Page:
In the middle part of her book, Leigh shows us Aristotle’s five canons of rhetoric and how we can be helping our students to use those in each subject. This part is the longest, and meatiest, part of the book. I found myself underlining portions I wanted to be able to discuss with my friend who is a Classical Educator.

Lest you think you must be a genius to offer your children a Classical Education, I want to assure you that anyone can learn alongside their students. Leigh plainly states this in the section titled: Confident Parents. Part of this comes from not rushing through your child’s education. I have seen parents who want to “cover it all.” That is not realistic, and definitely not fun for your children. A child who loves learning grows up into a young adult who still loves to learn. As they marry and have their own families, the love of learning continues on. These two principles: having Christ, and loving to learn should be our goals for educating our children. Everything else should be secondary!

At the end of each chapter about the day to day teaching of the rhetoric stage - which is really just facilitating your student’s learning, not teaching them - Leigh includes a page with the specifics for the five canons of rhetoric for each stage. These charts can help you and your students no matter what teaching style you have chosen.

I have really enjoyed reading The Conversation. It is meaty reading, so plan for a section at at time, with some mulling over time in between. There are two statements Leigh makes that resonate with me. They are both in the section about math, although they could have been in any chapter and still have been as powerful. The second one is this: “The main thing I’ve noticed about all my friends who homeschool through adulthood is that they like talking with their children.” The first statement should resonate with all parents, whether they educate at home or not. She is talking about her students from her group, probably one of the Classical Conversations Challenge level groups, although it could be any children of any age. “They are made in the image of the living God, and nothing they do is common.” Did you catch that? Nothing a child does is common! These precious treasures that we are granted for a few years should always amaze us and make us think of our Heavenly Father. This reminds me of 3 John 1:4 I have no greater joy than to hear that my children are walking in the truth. (ESV)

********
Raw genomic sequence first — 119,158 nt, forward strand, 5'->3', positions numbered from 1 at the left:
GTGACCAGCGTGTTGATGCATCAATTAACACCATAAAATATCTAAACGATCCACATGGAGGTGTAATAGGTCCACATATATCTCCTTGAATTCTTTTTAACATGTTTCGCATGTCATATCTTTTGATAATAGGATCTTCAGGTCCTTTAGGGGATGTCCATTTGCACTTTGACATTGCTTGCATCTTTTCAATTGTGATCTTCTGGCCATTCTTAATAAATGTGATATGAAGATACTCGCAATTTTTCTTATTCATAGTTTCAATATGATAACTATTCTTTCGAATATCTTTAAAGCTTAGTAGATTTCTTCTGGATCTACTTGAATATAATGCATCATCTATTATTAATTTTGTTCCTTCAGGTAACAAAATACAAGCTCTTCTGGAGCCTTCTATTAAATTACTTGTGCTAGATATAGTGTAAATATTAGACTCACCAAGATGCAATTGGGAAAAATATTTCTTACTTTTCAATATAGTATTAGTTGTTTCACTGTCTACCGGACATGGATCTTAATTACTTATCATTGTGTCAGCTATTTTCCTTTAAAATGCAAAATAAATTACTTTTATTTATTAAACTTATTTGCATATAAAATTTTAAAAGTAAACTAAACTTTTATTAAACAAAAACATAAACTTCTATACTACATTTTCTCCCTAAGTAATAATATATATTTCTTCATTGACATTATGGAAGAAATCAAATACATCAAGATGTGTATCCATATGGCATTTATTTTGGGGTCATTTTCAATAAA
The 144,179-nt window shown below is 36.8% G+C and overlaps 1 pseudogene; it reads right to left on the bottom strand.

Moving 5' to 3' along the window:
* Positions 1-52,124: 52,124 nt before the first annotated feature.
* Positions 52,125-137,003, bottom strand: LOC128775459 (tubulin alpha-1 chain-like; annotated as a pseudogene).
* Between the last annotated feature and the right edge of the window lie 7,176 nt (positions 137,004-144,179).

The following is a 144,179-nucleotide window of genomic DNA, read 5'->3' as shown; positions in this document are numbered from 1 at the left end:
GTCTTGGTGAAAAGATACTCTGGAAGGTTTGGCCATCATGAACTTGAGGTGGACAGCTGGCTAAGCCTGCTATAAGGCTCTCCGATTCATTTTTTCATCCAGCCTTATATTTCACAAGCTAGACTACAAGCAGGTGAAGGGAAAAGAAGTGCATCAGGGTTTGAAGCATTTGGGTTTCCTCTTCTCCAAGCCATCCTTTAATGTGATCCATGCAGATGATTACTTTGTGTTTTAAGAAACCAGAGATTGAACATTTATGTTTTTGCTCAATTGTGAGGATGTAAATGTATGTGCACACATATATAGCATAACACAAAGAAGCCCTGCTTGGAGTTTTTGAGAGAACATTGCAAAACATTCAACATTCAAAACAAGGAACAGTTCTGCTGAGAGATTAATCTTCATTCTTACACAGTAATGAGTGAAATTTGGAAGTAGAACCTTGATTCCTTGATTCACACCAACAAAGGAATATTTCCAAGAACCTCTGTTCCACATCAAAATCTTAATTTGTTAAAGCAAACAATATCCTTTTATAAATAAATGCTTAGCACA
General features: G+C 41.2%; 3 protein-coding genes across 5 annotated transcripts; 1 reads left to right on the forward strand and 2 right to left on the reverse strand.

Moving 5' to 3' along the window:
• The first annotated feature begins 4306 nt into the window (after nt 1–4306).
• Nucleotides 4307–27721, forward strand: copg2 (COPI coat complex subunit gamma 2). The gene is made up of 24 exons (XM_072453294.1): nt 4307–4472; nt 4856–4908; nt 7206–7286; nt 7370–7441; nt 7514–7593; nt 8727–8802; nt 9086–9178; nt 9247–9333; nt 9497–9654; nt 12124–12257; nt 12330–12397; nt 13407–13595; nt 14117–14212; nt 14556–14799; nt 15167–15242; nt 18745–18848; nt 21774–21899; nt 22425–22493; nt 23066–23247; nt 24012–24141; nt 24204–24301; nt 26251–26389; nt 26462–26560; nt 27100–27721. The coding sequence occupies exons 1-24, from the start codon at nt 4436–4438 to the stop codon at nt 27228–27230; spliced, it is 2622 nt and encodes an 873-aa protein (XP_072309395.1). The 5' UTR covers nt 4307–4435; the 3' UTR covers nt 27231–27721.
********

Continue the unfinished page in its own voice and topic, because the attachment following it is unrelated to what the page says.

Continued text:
I encourage you to read Leigh Bortin’s newest book, The Conversation for yourself. The standard price will be $16, but at the time of this review, it is on sale for $12. If your children are younger, or you’re new to the idea of a Classical Christian Education, you should also pick up Leigh’s other books: The Core, and The Question.

God is looking down on us as His creation, His children. I wonder if today when He thought about me He said “nothing she does is common.” What a comforting and encouraging thought!

Classical Conversations Review